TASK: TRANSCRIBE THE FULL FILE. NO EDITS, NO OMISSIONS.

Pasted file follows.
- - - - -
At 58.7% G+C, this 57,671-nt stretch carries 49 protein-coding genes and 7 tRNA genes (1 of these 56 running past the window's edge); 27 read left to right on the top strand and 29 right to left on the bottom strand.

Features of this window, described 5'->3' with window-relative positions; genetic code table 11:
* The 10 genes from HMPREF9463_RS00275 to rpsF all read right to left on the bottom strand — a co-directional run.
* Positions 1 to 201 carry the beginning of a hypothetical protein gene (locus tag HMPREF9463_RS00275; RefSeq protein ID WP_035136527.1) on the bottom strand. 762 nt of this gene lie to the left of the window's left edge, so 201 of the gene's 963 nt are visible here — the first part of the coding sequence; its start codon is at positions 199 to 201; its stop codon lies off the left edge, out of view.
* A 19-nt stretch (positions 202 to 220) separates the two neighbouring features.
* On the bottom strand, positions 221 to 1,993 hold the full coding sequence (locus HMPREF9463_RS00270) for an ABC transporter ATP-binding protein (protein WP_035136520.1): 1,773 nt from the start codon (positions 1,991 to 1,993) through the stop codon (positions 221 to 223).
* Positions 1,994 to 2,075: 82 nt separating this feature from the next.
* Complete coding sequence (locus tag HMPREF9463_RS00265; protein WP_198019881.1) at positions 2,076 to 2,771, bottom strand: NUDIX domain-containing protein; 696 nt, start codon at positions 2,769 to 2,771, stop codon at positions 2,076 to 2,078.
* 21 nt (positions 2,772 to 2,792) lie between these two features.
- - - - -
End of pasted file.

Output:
At 58.7% G+C, this 57,671-nt stretch carries 49 protein-coding genes and 7 tRNA genes (1 of these 56 running past the window's edge); 27 read left to right on the top strand and 29 right to left on the bottom strand.

Features of this window, described 5'->3' with window-relative positions; genetic code table 11:
* The 10 genes from HMPREF9463_RS00275 to rpsF all read right to left on the bottom strand — a co-directional run.
* Positions 1 to 201 carry the beginning of a hypothetical protein gene (locus tag HMPREF9463_RS00275; RefSeq protein ID WP_035136527.1) on the bottom strand. 762 nt of this gene lie to the left of the window's left edge, so 201 of the gene's 963 nt are visible here — the first part of the coding sequence; its start codon is at positions 199 to 201; its stop codon lies off the left edge, out of view.
* A 19-nt stretch (positions 202 to 220) separates the two neighbouring features.
* On the bottom strand, positions 221 to 1,993 hold the full coding sequence (locus HMPREF9463_RS00270) for an ABC transporter ATP-binding protein (protein WP_035136520.1): 1,773 nt from the start codon (positions 1,991 to 1,993) through the stop codon (positions 221 to 223).
* Positions 1,994 to 2,075: 82 nt separating this feature from the next.
* Complete coding sequence (locus tag HMPREF9463_RS00265; protein WP_198019881.1) at positions 2,076 to 2,771, bottom strand: NUDIX domain-containing protein; 696 nt, start codon at positions 2,769 to 2,771, stop codon at positions 2,076 to 2,078.
* 21 nt (positions 2,772 to 2,792) lie between these two features.